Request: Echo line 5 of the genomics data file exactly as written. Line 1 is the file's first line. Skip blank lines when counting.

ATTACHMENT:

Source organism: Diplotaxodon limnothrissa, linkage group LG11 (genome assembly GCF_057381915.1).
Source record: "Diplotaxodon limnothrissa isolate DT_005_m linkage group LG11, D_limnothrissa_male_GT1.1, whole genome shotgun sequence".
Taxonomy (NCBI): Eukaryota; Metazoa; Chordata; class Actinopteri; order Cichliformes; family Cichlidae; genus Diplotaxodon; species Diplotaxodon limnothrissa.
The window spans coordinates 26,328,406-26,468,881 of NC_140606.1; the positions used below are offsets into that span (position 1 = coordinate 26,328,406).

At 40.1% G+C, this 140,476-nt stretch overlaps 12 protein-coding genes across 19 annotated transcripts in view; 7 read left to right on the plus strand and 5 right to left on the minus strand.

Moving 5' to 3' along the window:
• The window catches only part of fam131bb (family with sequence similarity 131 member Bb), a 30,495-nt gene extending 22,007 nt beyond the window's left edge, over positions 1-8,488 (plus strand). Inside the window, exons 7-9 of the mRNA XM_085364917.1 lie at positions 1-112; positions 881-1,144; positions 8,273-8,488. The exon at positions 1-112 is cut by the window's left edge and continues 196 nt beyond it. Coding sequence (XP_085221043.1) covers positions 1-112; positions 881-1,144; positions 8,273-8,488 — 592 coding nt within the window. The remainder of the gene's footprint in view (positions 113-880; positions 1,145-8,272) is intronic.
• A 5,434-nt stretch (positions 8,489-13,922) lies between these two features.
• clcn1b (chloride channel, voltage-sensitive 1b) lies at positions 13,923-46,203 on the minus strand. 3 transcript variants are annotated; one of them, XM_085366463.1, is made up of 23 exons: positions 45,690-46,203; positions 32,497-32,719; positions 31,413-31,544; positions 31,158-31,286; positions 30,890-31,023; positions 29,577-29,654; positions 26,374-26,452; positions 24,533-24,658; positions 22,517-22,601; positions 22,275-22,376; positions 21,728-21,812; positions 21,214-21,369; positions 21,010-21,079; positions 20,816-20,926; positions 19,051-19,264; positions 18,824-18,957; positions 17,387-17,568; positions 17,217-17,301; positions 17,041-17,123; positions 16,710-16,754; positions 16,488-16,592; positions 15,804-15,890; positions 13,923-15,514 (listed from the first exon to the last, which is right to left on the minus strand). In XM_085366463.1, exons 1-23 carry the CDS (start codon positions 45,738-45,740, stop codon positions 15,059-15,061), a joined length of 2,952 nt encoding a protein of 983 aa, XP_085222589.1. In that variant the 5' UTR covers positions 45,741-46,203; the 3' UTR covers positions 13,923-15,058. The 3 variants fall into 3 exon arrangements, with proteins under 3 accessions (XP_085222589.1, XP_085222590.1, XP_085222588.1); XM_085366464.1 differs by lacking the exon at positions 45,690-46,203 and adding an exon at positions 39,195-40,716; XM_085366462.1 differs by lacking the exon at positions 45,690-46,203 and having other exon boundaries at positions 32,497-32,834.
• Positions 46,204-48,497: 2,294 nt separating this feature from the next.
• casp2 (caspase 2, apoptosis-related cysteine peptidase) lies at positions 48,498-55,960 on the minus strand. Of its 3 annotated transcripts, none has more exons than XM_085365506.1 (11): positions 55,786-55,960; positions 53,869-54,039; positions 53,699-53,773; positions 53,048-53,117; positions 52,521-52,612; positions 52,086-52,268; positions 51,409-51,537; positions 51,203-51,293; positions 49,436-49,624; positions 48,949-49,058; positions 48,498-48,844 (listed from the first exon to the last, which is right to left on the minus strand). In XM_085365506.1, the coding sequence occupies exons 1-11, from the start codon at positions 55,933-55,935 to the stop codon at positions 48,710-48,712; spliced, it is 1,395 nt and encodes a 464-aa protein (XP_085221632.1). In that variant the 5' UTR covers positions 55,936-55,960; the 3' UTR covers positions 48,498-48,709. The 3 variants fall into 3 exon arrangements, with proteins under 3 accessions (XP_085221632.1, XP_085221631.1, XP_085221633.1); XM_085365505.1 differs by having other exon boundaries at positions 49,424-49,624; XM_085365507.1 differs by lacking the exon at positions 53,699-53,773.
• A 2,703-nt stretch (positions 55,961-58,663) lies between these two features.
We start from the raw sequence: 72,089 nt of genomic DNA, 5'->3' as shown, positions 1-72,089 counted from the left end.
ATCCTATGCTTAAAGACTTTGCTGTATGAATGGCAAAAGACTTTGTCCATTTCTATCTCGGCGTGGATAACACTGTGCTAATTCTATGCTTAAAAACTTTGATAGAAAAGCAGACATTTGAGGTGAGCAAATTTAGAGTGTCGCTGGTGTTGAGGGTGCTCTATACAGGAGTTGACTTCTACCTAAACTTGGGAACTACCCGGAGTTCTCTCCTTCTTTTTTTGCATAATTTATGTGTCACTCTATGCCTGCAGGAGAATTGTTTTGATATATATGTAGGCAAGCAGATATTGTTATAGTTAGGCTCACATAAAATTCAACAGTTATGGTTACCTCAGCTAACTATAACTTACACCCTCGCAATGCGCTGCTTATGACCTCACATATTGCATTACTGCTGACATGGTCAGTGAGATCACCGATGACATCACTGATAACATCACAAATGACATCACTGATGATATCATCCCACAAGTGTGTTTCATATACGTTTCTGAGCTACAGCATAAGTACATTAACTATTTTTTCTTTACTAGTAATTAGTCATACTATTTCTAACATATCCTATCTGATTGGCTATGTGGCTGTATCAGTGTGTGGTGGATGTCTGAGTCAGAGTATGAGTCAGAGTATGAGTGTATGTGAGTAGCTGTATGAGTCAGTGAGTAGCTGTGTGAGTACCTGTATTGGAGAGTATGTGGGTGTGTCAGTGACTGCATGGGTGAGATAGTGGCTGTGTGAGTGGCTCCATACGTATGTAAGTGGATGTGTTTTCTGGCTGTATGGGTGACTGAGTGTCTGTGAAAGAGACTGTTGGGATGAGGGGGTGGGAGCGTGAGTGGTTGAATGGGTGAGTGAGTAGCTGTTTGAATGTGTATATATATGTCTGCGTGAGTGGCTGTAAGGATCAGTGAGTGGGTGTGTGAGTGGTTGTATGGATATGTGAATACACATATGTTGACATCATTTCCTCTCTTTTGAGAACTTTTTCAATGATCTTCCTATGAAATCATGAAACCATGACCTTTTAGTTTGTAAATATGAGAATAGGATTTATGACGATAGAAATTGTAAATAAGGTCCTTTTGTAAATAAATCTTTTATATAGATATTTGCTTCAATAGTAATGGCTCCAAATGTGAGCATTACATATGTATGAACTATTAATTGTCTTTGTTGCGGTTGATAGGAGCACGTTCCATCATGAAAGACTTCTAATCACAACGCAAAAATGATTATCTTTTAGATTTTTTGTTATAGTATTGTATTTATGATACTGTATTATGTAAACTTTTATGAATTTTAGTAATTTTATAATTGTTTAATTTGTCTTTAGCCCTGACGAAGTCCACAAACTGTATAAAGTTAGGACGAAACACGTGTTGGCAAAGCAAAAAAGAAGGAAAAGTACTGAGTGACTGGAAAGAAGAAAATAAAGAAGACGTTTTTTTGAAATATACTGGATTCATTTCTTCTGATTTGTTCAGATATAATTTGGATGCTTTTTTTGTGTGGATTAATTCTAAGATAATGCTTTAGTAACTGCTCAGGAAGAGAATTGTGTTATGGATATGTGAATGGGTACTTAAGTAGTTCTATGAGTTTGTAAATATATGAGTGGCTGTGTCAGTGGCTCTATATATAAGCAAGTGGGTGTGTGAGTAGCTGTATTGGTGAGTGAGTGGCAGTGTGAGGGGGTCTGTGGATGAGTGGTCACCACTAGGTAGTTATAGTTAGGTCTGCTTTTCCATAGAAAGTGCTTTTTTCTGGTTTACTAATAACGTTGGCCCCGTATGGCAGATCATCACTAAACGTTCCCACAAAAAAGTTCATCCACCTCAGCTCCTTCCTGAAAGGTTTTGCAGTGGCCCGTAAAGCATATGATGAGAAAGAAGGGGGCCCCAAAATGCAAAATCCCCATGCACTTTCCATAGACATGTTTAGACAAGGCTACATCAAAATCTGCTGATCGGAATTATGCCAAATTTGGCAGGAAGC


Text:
At 40.1% G+C, this 140,476-nt stretch overlaps 12 protein-coding genes across 19 annotated transcripts in view; 7 read left to right on the plus strand and 5 right to left on the minus strand.